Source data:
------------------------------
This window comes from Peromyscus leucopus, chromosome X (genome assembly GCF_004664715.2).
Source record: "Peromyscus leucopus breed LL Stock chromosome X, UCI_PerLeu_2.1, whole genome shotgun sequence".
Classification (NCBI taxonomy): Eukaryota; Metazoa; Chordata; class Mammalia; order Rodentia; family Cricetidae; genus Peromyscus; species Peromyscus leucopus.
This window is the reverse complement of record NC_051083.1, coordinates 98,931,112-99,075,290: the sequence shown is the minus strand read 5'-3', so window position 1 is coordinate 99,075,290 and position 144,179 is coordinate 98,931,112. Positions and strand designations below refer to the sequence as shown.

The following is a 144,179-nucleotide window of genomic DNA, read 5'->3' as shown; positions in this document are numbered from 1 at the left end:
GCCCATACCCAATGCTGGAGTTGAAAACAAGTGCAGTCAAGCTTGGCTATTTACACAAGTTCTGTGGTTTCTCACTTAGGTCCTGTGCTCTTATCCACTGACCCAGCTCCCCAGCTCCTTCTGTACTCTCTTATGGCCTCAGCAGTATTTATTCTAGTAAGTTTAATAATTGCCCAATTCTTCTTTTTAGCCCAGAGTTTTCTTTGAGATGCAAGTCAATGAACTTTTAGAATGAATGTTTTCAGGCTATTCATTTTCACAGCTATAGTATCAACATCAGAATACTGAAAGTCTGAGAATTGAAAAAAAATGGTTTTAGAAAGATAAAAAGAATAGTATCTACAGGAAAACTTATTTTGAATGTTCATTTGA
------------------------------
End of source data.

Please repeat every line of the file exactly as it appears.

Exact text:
This window comes from Peromyscus leucopus, chromosome X (genome assembly GCF_004664715.2).
Source record: "Peromyscus leucopus breed LL Stock chromosome X, UCI_PerLeu_2.1, whole genome shotgun sequence".
Classification (NCBI taxonomy): Eukaryota; Metazoa; Chordata; class Mammalia; order Rodentia; family Cricetidae; genus Peromyscus; species Peromyscus leucopus.
This window is the reverse complement of record NC_051083.1, coordinates 98,931,112-99,075,290: the sequence shown is the minus strand read 5'-3', so window position 1 is coordinate 99,075,290 and position 144,179 is coordinate 98,931,112. Positions and strand designations below refer to the sequence as shown.

The following is a 144,179-nucleotide window of genomic DNA, read 5'->3' as shown; positions in this document are numbered from 1 at the left end:
GCCCATACCCAATGCTGGAGTTGAAAACAAGTGCAGTCAAGCTTGGCTATTTACACAAGTTCTGTGGTTTCTCACTTAGGTCCTGTGCTCTTATCCACTGACCCAGCTCCCCAGCTCCTTCTGTACTCTCTTATGGCCTCAGCAGTATTTATTCTAGTAAGTTTAATAATTGCCCAATTCTTCTTTTTAGCCCAGAGTTTTCTTTGAGATGCAAGTCAATGAACTTTTAGAATGAATGTTTTCAGGCTATTCATTTTCACAGCTATAGTATCAACATCAGAATACTGAAAGTCTGAGAATTGAAAAAAAATGGTTTTAGAAAGATAAAAAGAATAGTATCTACAGGAAAACTTATTTTGAATGTTCATTTGA